“We were one task at a time — we still didn’t have a plan at that point — it was just one foot in front of the other. We weren’t thinking we were going to sell a lot of games,” reminisces Angel. It turns out Angel and his partners did sell a lot of games. From 8600 games sold in Seattle back in 1985, they jumped to 350 thousand sales in ‘86, and then to 3 million in ‘87. And in 1988, Angel and his team had sold 11 million copies making Pictionary the biggest-selling game in the world. The numbers kept growing and growing for 17 years. When Robert sold Pictionary to toys-and-games giant Mattel in 2001, 38 million copies of it had been purchased worldwide.

The Hourglass Adds More Pressure to the Game

While Angel’s disposition towards life hasn’t changed much since his 20s — he continues to be open and take opportunities — he does admit that the hourglass always adds more pressure to the game. “At 24, there was zero pressure. If Pictionary didn’t work, no problem. Now, at 61, there is a bit of time pressure,” he explains. “I’m still open, I’m still having a ball, still traveling and meeting new people, but I’m feeling a little pressure to move faster. It’s not debilitating or overriding me; it’s more of a nudge.”

“Just go explore; what you’re looking for will find you”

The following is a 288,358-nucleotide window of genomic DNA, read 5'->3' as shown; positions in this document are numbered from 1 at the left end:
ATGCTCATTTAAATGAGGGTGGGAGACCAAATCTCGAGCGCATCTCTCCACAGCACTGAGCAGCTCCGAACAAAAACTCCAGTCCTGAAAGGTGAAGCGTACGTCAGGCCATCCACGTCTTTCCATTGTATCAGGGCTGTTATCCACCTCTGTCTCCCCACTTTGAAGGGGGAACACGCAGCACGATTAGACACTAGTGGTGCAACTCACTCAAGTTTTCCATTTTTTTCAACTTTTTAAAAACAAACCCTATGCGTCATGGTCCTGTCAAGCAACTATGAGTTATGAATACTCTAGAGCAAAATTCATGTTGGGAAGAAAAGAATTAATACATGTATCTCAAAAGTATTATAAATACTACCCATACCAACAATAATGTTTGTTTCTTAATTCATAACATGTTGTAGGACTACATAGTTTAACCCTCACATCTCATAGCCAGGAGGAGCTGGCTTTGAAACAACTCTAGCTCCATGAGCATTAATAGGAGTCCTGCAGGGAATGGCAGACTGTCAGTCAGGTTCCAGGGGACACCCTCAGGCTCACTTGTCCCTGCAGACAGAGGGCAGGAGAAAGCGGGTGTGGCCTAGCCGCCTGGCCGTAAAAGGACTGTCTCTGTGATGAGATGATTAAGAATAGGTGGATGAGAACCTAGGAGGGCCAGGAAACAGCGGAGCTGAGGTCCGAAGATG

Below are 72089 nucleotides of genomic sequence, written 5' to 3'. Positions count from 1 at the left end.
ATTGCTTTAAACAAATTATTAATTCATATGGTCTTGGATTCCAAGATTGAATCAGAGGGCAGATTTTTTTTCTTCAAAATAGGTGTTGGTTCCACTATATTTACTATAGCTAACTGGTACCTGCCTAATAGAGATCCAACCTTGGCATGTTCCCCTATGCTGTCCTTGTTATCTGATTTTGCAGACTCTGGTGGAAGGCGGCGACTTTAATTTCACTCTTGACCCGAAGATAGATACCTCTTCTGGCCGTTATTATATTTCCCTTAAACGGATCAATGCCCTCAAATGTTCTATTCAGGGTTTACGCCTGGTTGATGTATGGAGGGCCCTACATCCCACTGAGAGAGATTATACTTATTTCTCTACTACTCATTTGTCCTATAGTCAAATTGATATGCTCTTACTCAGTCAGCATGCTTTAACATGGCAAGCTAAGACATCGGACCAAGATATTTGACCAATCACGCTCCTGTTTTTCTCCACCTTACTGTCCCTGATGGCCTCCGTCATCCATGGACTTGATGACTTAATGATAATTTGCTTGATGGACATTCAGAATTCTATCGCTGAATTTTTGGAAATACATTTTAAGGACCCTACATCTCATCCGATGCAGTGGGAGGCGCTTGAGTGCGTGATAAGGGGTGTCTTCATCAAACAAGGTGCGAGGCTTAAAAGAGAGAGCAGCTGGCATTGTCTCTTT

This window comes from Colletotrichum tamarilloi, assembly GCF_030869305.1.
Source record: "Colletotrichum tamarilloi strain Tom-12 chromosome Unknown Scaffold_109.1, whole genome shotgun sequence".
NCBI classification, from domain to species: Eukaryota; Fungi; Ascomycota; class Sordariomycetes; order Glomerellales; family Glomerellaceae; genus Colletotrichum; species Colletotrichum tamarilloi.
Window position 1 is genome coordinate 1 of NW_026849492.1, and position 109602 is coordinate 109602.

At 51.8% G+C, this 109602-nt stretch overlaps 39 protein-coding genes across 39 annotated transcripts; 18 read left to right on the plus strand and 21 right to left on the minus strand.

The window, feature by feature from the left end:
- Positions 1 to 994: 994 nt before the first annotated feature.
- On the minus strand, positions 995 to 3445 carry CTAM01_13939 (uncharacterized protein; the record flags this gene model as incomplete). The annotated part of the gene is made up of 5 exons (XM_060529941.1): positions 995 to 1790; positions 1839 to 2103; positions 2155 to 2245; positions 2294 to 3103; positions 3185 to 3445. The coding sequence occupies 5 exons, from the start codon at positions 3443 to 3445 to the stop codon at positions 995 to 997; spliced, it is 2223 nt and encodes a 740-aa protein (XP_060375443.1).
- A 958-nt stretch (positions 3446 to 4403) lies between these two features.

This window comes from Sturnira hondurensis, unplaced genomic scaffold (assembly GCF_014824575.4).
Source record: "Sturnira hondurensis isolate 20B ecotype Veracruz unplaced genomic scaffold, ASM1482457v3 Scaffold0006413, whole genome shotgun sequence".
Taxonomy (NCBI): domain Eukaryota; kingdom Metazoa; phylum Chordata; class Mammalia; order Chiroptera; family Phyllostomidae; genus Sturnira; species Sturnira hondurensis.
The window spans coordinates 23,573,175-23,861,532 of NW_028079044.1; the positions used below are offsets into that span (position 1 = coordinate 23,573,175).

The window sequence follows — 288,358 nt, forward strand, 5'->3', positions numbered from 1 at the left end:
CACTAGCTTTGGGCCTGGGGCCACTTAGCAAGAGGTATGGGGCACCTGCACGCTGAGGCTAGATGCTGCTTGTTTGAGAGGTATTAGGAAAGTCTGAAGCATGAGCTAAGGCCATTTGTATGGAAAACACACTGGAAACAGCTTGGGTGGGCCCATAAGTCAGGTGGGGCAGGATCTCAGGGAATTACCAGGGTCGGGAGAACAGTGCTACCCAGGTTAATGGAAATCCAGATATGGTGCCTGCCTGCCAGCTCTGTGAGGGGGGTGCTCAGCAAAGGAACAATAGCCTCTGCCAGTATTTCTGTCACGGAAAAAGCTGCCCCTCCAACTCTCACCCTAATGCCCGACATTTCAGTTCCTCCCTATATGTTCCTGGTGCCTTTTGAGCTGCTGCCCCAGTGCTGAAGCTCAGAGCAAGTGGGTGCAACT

Feeling that nudge has meant Angel has embarked on a spiritual journey of sorts over the last 5 years, focusing on self-discovery and being of service. He noted that his experience with Pictionary resonates with others, and that the lessons he learned early on were applicable at all stages of life: “If you retired, or you are starting your 2nd or 3rd career or starting a new life, you don’t have to have all the answers, either. People think they should know where they want to go next. Some do, most don’t, so just go explore; what you’re looking for will find you,” he says. Apart from writing a book, Angel has been giving speeches and talks and posting more on social media too, hoping to inspire others in becoming game changers themselves. “It’s all about being open to yourself, to others, and finding your aardvark. Be open to finding your aardvark! You have to, at the very least, take that first small step,” he says. 

Instagram: @angelrobb

Facebook.com/therobangel 

 

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Gaia Lutz
Gaia Lutz
Gaia has been working as a journalist in London for the past five years. She has worked for Monocle Magazine and Radio in London. She is now based in Lisbon where she continues to write and produce content for print, digital, broadcast and live platforms.